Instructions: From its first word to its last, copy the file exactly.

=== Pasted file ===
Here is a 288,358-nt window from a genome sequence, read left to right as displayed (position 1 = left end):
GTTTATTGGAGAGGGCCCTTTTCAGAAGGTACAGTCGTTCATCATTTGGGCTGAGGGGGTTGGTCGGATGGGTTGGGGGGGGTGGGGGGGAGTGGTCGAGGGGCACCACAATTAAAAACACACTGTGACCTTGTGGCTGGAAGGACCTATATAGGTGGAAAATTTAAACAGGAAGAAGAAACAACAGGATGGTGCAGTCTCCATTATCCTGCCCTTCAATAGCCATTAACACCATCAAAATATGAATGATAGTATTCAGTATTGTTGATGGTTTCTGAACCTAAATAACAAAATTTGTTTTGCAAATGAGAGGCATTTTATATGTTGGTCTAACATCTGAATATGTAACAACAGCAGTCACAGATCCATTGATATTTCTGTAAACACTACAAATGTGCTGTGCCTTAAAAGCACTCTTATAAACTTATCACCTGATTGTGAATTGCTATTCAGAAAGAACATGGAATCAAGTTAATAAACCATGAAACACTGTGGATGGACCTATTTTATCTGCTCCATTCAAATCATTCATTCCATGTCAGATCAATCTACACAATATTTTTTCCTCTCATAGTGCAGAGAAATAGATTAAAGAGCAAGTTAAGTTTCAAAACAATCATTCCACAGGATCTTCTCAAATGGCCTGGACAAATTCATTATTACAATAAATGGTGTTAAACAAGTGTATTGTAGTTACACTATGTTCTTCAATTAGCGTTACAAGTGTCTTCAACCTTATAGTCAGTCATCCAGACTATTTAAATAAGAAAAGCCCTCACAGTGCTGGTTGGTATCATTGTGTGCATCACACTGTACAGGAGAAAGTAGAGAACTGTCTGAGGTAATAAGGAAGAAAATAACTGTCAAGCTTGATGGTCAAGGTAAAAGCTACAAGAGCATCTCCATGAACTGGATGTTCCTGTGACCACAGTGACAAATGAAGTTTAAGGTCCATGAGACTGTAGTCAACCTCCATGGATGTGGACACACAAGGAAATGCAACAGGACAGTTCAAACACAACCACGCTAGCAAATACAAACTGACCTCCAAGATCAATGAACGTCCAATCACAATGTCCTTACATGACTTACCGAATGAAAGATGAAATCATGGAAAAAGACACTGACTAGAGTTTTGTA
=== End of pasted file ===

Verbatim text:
Here is a 288,358-nt window from a genome sequence, read left to right as displayed (position 1 = left end):
GTTTATTGGAGAGGGCCCTTTTCAGAAGGTACAGTCGTTCATCATTTGGGCTGAGGGGGTTGGTCGGATGGGTTGGGGGGGGTGGGGGGGAGTGGTCGAGGGGCACCACAATTAAAAACACACTGTGACCTTGTGGCTGGAAGGACCTATATAGGTGGAAAATTTAAACAGGAAGAAGAAACAACAGGATGGTGCAGTCTCCATTATCCTGCCCTTCAATAGCCATTAACACCATCAAAATATGAATGATAGTATTCAGTATTGTTGATGGTTTCTGAACCTAAATAACAAAATTTGTTTTGCAAATGAGAGGCATTTTATATGTTGGTCTAACATCTGAATATGTAACAACAGCAGTCACAGATCCATTGATATTTCTGTAAACACTACAAATGTGCTGTGCCTTAAAAGCACTCTTATAAACTTATCACCTGATTGTGAATTGCTATTCAGAAAGAACATGGAATCAAGTTAATAAACCATGAAACACTGTGGATGGACCTATTTTATCTGCTCCATTCAAATCATTCATTCCATGTCAGATCAATCTACACAATATTTTTTCCTCTCATAGTGCAGAGAAATAGATTAAAGAGCAAGTTAAGTTTCAAAACAATCATTCCACAGGATCTTCTCAAATGGCCTGGACAAATTCATTATTACAATAAATGGTGTTAAACAAGTGTATTGTAGTTACACTATGTTCTTCAATTAGCGTTACAAGTGTCTTCAACCTTATAGTCAGTCATCCAGACTATTTAAATAAGAAAAGCCCTCACAGTGCTGGTTGGTATCATTGTGTGCATCACACTGTACAGGAGAAAGTAGAGAACTGTCTGAGGTAATAAGGAAGAAAATAACTGTCAAGCTTGATGGTCAAGGTAAAAGCTACAAGAGCATCTCCATGAACTGGATGTTCCTGTGACCACAGTGACAAATGAAGTTTAAGGTCCATGAGACTGTAGTCAACCTCCATGGATGTGGACACACAAGGAAATGCAACAGGACAGTTCAAACACAACCACGCTAGCAAATACAAACTGACCTCCAAGATCAATGAACGTCCAATCACAATGTCCTTACATGACTTACCGAATGAAAGATGAAATCATGGAAAAAGACACTGACTAGAGTTTTGTA